Anyone traveling on Route 465 - the Trans-Binyamin Highway - near the newly built planned city of Rawabi and the Jewish community of Ateret - cannot ignore the smell of the sewage that permeates the highway.

For a long and uninterrupted period, a stream of raw PA sewage has flowed just a few yards from the road,and directly into the nearby village of Wadi Hamam.

The source of the sewage is one or more of the Arab villages adjacent to the road: the villages of Yabrud and Jifna or the town of Bir Zeit, which also has a large university with 15,000 students.

The sewage flows along a path several miles long, creating, in addition to the foul odors, additional hazards of mosquitoes, severe environmental pollution and various related health problems.

The Regavim NGO, which defines itself as protecting "responsible, legal, accountable and environmentally friendly use of Israel's national lands and the return of the rule of law to all areas and aspects of the land and its preservation" issued an urgent appeal to Defense Minister Avigdor Liberman, Environmental Protection Minister Ze'ev Elkin, and Civil Administration officials to address the serious problem.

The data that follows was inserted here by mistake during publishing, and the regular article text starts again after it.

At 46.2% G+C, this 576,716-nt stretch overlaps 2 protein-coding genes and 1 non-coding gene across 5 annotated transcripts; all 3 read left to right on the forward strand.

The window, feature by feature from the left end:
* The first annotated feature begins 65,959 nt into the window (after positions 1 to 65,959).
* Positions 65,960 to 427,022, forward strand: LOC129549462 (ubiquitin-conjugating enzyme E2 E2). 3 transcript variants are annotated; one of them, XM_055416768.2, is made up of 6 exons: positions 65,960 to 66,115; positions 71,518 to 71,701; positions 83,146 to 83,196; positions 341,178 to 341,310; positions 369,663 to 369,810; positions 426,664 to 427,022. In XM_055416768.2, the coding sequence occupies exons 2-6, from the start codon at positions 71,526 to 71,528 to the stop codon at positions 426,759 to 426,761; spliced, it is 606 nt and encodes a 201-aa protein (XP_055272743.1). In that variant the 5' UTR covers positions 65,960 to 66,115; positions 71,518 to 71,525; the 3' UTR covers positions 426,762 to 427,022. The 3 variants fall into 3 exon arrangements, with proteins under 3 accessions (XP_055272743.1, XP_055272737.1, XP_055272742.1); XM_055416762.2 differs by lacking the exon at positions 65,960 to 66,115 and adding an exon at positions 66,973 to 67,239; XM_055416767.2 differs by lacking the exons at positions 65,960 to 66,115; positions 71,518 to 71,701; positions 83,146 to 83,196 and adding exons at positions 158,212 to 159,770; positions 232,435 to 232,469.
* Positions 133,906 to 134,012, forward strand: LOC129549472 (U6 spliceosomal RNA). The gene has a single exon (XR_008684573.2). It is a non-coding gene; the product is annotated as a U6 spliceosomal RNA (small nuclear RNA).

"It is sad that we find ourselves again and again standing almost alone in such cases, while organizations dealing with human rights and environmental quality ignore this and similar hazards, because it is not politically correct for them [to be involved]," said Yishai Hamo, the coordinator of the Regavim movement in Judea and Samaria.

"We demand that the authorities ensure the restoration of the situation and restore the space. Authorities must also take criminal measures against those responsible for the pollution and obligate them to cover the cost of restoring the place."

The Israel Nature Authority has reported that almost 90% of PA sewage flows into the water system untreated. Israel has tried to help the PA solve the problem, but the PA refuses to cooperate with Israel. For example, the PA refused to connect Arab towns in Samaria to an Israeli sewage line because the line also serves several Jewish communities. It also nixed a proposed treatment plant that would serve both Arab towns and the Jewish city Ariel.

In May 2017, when a river of sewage from the PA city of Ramallah reached the city of Modiin, within pre-1967 Israel, the Ministry of Environmental Protection said: “In light of the importance of the issue and its effects on many citizens, our office is consolidating in recent days a national program for the prevention and contraction of hazards and pollutants that cross borders. Within the framework of this program the Ministry will act to advance relevant environmental legislation in the area which will enable increased enforcement on matters such as this and which will allot resources for dealing with the matter, including for the treatment of hazardous waste in areas suffering from these problems,”